Accommodations for Students with Disabilities:

Penn State welcomes students with disabilities into the University's educational programs. Every Penn State campus has an office for students with disabilities. The Office for Disability Services (ODS) website provides contact information for every Penn State campus: ( For further information, please visit the Office for Disability Services website (

In order to receive consideration for reasonable accommodations, you must contact the appropriate disability services office at the campus where you are officially enrolled, participate in an intake interview, and provide documentation based on the documentation guidelines ( If the documentation supports your request for reasonable accommodations, your campus’s disability services office will provide you with an accommodation letter. Please share this letter with your instructors and discuss the accommodations with them as early in your courses as possible. You must follow this process for every semester that you request accommodations.


This course abides by the Penn State Class Attendance Policy 42-27:, Attendance Policy E-11:, and Conflict Exam Policy 44-35: Please also see Illness Verification Policy:, and Religious Observance Policy: Students who miss class for legitimate reasons will be given a reasonable opportunity to make up missed work, including exams and quizzes.  Students are not required to secure the signature of medical personnel in the case of illness or injury and should use their best judgment on whether they are well enough to attend class or not; the University Health Center will not provide medical verification for minor illnesses or injuries. Other legitimate reasons for missing class include religious observance, family emergencies, and regularly scheduled university-approved curricular or extracurricular activities.  Students who encounter serious family, health, or personal situations that result in extended absences should contact the Office of Student and Family Services for help:  Whenever possible, students participating in University-approved activities should submit to the instructor a Class Absence Form available from the Registrar's Office:, at least one week prior to the activity.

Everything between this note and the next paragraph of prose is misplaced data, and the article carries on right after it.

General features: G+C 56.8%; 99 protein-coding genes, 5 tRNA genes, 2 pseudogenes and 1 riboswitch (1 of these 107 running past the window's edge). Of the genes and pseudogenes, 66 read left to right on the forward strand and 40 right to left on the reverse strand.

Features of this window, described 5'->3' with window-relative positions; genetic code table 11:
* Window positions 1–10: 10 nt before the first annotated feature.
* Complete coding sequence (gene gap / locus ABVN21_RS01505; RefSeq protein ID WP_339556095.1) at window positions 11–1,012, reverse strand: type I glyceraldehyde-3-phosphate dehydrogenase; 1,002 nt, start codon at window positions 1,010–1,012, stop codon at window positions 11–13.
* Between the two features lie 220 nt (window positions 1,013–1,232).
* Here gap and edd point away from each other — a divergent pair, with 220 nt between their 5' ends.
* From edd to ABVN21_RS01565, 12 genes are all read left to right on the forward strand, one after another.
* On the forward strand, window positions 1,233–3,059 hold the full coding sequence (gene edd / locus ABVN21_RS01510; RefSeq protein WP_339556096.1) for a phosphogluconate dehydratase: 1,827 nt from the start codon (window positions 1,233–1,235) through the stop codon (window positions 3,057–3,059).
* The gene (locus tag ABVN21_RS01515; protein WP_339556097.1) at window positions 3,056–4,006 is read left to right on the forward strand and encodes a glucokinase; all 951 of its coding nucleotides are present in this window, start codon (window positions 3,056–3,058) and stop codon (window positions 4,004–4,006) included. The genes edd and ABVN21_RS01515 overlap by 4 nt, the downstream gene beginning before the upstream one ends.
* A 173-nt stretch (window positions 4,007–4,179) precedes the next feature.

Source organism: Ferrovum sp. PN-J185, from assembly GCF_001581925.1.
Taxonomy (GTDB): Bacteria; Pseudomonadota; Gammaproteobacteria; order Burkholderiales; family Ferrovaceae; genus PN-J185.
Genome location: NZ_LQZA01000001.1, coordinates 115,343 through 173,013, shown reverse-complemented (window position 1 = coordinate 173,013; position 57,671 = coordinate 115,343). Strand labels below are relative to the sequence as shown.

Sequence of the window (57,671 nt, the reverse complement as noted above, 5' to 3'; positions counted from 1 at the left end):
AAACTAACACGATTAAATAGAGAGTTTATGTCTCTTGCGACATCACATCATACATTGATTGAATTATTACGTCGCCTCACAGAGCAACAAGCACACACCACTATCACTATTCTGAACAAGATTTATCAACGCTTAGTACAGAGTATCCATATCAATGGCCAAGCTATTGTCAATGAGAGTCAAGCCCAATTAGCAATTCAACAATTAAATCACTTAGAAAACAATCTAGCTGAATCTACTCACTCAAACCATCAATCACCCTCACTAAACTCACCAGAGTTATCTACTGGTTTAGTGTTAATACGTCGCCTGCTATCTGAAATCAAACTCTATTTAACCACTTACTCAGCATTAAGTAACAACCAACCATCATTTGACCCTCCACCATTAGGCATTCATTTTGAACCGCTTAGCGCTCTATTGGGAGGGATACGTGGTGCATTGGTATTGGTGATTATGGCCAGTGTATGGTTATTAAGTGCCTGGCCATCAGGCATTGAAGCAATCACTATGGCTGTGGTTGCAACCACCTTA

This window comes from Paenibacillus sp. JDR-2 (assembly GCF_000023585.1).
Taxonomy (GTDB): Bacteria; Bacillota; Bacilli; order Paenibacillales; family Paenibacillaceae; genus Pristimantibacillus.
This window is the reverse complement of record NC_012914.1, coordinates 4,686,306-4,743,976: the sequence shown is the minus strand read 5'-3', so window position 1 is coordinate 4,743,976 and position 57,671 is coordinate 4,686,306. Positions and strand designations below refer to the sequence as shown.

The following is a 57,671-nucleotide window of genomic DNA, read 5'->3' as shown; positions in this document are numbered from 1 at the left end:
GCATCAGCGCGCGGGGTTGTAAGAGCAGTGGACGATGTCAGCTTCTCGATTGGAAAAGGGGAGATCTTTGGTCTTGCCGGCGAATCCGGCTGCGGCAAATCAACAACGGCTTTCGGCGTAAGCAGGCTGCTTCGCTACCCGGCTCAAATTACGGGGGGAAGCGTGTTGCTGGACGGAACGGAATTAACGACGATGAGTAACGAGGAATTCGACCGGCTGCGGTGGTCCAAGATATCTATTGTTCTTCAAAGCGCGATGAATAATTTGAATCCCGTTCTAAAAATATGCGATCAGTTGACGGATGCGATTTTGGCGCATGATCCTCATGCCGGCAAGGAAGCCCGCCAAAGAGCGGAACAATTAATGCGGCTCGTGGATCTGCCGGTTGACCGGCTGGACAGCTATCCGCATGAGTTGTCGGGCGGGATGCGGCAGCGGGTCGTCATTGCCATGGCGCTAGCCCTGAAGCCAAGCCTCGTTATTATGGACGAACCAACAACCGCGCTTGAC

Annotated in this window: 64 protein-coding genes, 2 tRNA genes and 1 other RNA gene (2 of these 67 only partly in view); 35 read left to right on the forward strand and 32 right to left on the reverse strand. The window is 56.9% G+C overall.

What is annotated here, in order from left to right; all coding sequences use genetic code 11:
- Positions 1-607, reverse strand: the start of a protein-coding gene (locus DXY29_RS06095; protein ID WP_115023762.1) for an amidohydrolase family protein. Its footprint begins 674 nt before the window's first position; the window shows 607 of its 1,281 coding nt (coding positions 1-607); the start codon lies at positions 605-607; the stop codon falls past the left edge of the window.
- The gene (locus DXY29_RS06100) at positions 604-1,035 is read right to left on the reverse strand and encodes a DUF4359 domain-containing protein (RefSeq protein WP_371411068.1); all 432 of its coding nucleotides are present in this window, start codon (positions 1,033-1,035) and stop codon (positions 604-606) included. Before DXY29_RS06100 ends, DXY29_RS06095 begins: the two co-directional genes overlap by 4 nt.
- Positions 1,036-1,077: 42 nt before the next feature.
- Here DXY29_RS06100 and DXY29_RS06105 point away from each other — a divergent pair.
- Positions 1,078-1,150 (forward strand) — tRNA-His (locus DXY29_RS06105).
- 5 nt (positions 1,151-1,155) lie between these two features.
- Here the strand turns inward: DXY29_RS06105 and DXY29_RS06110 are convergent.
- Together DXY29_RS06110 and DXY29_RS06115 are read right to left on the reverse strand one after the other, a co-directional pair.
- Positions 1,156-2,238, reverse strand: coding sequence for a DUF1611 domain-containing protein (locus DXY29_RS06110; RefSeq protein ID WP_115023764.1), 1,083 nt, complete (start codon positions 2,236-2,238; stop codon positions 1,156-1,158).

Weather Delays:

Campus emergencies, including weather delays, are announced on Penn State News: http:/ and communicated to cellphones, email, the Penn State Facebook page, and Twitter via PSUAlert (Sign up at: